An Airbus A320 passenger jet avoided a potential disaster “by chance” in a near-miss with a drone or UAV (UAV- Unmanned Aerial Vehicle) whilst flying near to the Shard 'skyscraper' in Central London.
Julian Bray Aviation Security expert comments: The number one selling Christmas present for 2016 is a drone or UAV, which alarmingly in the UK can still be flown without any formal training or licence. Over the years I've reported on a number of serious Drone or UAV incidents, which are becoming an all too regular occurrence and possibly endangering lives.
Many UAVs under the £1K price point are now equipped with sophisticated navigation and control technology which enables the drone to fly alongside commercial aircraft, whilst streaming 4K television and taking high definition pictures, all of which is totally against the law and carries heavy criminal penalties for the operator, and creates the possibility of a major disaster with loss of life..
The Airbus A320 with 165 passengers was on 'finals' over Britain's tallest building during a descent which follows the River Thames into London Heathrow Airport, during this crucial phase of the flight, the Airbus A320 came within 65ft (20m) of the aircraft, an official Air Proximity Board report has confirmed.
The pilot spotted the UAV out of the right flight deck window at 12.45pm on July 17.
Crew members told UK Airprox Board investigators that the UAV had “probably” passed over the Airbus right wing as it flew at 4,900ft past the 95-storey Shard skyscraper.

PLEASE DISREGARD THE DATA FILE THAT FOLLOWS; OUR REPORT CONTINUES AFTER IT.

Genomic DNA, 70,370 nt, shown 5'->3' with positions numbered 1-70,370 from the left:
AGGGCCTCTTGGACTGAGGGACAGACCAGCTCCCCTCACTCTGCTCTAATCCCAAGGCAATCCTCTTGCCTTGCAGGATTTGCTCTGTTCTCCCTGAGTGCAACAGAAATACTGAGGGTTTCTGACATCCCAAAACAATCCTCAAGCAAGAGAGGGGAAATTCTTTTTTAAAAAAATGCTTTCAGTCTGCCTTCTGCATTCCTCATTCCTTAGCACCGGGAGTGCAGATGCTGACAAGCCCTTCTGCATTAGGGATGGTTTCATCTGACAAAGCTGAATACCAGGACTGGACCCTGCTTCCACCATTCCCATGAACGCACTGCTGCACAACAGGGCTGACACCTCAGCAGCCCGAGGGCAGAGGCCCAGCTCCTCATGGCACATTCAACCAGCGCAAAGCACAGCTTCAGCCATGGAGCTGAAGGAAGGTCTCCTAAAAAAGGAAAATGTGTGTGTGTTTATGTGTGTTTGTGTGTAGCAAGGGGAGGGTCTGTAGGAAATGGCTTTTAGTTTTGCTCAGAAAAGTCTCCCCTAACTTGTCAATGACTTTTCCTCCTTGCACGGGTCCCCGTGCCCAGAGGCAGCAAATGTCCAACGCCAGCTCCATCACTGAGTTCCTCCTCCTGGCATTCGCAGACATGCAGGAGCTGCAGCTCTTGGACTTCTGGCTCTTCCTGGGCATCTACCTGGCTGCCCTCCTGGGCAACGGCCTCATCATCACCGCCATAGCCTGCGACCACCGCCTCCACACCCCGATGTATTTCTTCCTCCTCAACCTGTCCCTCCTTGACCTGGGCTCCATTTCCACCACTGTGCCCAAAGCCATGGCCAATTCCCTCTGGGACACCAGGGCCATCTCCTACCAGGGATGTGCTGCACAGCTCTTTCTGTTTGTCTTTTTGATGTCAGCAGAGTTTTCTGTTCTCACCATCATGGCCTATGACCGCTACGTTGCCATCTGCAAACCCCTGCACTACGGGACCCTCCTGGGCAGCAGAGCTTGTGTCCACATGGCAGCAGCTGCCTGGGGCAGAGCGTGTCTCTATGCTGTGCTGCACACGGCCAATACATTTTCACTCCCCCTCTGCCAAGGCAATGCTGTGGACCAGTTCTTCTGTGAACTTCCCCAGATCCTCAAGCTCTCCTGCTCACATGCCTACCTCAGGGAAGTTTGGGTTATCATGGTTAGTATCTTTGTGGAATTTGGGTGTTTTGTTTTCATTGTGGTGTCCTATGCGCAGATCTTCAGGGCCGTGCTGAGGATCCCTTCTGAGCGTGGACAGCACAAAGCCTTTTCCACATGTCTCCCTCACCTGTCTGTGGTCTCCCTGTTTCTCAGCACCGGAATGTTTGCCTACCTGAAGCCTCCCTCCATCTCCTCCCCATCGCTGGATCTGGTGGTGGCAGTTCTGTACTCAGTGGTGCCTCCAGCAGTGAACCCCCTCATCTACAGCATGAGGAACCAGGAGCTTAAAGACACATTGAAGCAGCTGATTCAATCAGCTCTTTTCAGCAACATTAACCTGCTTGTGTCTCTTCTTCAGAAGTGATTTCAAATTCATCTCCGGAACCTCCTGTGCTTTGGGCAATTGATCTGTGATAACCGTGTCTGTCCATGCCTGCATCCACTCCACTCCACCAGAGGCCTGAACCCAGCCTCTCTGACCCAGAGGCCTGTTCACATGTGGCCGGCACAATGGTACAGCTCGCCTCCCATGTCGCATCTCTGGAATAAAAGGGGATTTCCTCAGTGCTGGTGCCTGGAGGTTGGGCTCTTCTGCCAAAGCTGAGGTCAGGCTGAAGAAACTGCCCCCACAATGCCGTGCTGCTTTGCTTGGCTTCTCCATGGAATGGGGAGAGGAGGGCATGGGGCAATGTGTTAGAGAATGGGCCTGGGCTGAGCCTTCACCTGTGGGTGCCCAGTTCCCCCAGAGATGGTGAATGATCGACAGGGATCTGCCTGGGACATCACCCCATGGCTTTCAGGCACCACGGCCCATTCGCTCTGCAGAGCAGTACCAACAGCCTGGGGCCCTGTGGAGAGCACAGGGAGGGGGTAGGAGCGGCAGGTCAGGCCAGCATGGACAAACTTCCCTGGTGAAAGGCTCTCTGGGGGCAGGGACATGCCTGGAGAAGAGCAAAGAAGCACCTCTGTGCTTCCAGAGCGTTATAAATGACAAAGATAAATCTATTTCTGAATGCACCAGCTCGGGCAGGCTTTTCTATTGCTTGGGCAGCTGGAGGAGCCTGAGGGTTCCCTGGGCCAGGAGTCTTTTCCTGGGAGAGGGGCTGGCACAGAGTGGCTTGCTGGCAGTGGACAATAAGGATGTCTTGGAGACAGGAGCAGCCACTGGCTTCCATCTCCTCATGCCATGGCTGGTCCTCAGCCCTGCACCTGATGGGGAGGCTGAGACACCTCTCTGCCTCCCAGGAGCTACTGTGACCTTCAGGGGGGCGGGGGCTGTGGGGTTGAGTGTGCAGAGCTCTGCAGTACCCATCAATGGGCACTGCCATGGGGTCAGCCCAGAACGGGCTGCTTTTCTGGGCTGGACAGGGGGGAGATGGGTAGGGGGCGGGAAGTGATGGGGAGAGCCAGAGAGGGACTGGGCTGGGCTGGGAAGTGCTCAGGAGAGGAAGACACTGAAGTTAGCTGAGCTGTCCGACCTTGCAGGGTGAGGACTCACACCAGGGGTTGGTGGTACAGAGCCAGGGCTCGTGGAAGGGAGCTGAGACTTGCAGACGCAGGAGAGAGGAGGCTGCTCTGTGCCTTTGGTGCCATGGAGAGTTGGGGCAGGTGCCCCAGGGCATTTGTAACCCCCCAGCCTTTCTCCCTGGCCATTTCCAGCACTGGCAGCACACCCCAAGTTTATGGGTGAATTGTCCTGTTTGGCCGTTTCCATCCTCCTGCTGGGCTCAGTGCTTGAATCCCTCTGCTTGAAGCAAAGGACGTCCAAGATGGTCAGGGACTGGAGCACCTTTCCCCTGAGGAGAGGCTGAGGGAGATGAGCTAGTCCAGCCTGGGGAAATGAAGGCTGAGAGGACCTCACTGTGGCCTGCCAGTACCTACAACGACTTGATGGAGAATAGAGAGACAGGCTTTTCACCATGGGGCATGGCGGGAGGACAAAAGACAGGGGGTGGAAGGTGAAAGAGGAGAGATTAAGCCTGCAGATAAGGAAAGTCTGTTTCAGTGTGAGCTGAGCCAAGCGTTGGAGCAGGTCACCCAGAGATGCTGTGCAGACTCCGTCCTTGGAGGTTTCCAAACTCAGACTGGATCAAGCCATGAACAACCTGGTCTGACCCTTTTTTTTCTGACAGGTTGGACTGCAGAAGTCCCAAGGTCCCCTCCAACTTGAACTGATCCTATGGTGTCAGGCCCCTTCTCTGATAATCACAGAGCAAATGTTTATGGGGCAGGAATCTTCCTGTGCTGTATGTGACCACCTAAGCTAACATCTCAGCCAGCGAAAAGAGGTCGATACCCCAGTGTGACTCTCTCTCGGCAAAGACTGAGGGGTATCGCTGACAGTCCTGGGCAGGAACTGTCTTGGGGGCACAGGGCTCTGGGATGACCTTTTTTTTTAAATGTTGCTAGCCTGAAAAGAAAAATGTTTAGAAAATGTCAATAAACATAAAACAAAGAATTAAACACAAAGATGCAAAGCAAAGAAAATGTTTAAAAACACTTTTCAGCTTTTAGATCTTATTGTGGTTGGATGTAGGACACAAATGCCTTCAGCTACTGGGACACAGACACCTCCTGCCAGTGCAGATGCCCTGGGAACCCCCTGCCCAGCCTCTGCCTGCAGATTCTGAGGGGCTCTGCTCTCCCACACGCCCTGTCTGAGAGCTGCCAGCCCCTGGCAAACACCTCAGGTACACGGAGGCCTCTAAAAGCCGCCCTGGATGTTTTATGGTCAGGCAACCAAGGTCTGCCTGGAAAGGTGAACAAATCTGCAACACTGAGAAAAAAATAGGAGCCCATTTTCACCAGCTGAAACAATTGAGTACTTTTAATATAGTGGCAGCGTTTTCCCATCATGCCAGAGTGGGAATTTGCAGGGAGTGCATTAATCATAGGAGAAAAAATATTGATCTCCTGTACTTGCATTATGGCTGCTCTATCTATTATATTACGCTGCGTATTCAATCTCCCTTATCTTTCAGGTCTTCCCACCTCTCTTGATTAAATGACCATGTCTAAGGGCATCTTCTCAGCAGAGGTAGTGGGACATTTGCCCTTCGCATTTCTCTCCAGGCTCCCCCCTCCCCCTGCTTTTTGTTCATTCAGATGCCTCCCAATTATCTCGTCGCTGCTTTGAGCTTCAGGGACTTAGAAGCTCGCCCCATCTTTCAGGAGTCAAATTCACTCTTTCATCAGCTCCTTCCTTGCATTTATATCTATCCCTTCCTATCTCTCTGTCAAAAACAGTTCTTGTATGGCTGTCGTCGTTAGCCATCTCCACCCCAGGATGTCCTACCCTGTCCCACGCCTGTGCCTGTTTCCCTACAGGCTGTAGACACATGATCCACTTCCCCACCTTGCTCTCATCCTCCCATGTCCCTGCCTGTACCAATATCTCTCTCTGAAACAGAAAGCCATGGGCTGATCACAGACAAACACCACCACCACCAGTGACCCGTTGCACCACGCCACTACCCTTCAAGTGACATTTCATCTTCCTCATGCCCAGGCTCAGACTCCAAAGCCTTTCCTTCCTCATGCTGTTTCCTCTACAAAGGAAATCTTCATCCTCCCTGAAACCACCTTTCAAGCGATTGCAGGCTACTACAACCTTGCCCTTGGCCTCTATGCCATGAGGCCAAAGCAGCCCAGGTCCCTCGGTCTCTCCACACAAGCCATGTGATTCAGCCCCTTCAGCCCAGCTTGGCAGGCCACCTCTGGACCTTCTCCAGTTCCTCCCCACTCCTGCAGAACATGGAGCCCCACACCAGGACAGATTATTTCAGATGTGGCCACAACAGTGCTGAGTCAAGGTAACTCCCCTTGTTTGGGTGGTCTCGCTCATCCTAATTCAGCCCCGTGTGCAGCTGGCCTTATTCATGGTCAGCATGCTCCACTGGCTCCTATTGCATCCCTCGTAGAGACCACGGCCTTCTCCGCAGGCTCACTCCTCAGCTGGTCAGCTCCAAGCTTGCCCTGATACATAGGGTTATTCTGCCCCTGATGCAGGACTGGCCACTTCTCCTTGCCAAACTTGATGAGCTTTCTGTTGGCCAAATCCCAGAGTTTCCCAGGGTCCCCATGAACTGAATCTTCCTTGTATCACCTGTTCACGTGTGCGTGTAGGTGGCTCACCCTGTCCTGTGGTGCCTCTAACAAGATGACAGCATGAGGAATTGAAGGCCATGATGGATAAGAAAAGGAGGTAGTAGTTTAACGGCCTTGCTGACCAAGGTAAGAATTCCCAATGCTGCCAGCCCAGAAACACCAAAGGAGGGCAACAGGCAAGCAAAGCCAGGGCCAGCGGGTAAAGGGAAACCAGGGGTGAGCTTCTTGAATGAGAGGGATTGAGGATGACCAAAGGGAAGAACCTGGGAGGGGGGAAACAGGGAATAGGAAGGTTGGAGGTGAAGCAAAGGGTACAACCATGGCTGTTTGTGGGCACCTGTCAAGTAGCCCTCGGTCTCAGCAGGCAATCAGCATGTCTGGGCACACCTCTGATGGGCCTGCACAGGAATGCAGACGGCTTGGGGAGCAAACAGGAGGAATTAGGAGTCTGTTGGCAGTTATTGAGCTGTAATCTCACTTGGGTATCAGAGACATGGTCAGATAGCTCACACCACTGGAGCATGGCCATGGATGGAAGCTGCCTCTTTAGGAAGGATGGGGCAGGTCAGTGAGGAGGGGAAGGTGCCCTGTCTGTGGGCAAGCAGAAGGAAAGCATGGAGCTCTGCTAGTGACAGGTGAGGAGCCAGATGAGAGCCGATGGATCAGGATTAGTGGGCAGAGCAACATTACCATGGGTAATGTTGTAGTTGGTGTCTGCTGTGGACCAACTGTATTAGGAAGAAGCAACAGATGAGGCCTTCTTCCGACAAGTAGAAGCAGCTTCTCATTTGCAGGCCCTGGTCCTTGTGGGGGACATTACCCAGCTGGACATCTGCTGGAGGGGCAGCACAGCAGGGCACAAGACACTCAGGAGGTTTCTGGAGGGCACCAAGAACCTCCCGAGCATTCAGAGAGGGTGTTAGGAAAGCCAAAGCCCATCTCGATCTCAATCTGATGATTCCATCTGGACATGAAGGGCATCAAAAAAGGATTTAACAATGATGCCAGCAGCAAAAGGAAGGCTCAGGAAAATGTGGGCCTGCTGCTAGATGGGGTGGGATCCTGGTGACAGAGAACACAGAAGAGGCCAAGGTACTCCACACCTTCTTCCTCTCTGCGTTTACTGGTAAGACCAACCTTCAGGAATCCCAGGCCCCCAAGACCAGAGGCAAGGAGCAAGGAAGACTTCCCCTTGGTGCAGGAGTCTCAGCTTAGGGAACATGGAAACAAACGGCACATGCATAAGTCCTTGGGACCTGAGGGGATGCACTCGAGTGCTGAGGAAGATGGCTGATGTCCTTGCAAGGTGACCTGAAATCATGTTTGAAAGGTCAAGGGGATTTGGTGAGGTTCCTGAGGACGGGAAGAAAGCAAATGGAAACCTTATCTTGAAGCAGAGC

It is also thought to have narrowly missed impact /contact with the horizontal stabiliser, located on the tail section of the plane.
It was the third drone near-miss in consecutive days involving aircraft coming in to land at Heathrow, according to a Daily Mirror report.
A day earlier, an Airbus A319 pilot saw a large drone pass 330ft away down the left side of his aircraft.
The day before that, an A320 pilot saw a drone fly within 50ft of his wing tip as he was coming in to land.
Last month, police launched a formal investigation after receiving reports of UAVs spotted flying near Heathrow.
Flight crew alerted police after seeing a drone approaching the airport’s transport hub and another sighting was reported a few miles away near the Queen Mother Reservoir on October 10.
The UKAB report said: "Members agreed that this incident appeared to be a very near-miss and that the drone operator should not have been flying in that location at that altitude."
It added that the account given of the incident "portrayed a situation where a collision had only been narrowly avoided and chance had played a major part".
It placed the incident in the most serious category of risk, and said the drone operator had not been traced.
Source; Airprox report, CNS, PA, Daily Mirror
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